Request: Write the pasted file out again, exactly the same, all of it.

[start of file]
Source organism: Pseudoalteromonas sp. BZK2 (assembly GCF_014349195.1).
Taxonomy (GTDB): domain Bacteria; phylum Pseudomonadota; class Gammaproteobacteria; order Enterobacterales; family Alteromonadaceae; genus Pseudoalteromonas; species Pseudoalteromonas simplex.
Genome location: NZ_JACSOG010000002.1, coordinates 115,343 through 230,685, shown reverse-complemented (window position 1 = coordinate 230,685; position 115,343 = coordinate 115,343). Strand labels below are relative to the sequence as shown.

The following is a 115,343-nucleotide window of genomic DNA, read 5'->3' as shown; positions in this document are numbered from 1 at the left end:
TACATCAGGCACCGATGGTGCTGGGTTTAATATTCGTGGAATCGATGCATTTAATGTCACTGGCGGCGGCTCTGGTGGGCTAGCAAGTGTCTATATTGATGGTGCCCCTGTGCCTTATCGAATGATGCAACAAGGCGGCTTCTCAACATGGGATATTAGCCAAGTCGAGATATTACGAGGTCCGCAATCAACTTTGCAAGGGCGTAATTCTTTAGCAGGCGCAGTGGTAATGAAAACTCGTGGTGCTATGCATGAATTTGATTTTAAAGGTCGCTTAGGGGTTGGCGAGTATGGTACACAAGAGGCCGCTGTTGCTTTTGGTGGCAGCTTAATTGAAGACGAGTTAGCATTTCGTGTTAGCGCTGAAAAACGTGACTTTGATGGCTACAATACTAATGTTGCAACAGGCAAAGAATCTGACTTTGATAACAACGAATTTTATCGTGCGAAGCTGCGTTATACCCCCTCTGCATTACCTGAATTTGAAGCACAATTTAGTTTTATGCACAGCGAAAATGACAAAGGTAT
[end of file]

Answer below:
Source organism: Pseudoalteromonas sp. BZK2 (assembly GCF_014349195.1).
Taxonomy (GTDB): domain Bacteria; phylum Pseudomonadota; class Gammaproteobacteria; order Enterobacterales; family Alteromonadaceae; genus Pseudoalteromonas; species Pseudoalteromonas simplex.
Genome location: NZ_JACSOG010000002.1, coordinates 115,343 through 230,685, shown reverse-complemented (window position 1 = coordinate 230,685; position 115,343 = coordinate 115,343). Strand labels below are relative to the sequence as shown.

The following is a 115,343-nucleotide window of genomic DNA, read 5'->3' as shown; positions in this document are numbered from 1 at the left end:
TACATCAGGCACCGATGGTGCTGGGTTTAATATTCGTGGAATCGATGCATTTAATGTCACTGGCGGCGGCTCTGGTGGGCTAGCAAGTGTCTATATTGATGGTGCCCCTGTGCCTTATCGAATGATGCAACAAGGCGGCTTCTCAACATGGGATATTAGCCAAGTCGAGATATTACGAGGTCCGCAATCAACTTTGCAAGGGCGTAATTCTTTAGCAGGCGCAGTGGTAATGAAAACTCGTGGTGCTATGCATGAATTTGATTTTAAAGGTCGCTTAGGGGTTGGCGAGTATGGTACACAAGAGGCCGCTGTTGCTTTTGGTGGCAGCTTAATTGAAGACGAGTTAGCATTTCGTGTTAGCGCTGAAAAACGTGACTTTGATGGCTACAATACTAATGTTGCAACAGGCAAAGAATCTGACTTTGATAACAACGAATTTTATCGTGCGAAGCTGCGTTATACCCCCTCTGCATTACCTGAATTTGAAGCACAATTTAGTTTTATGCACAGCGAAAATGACAAAGGTAT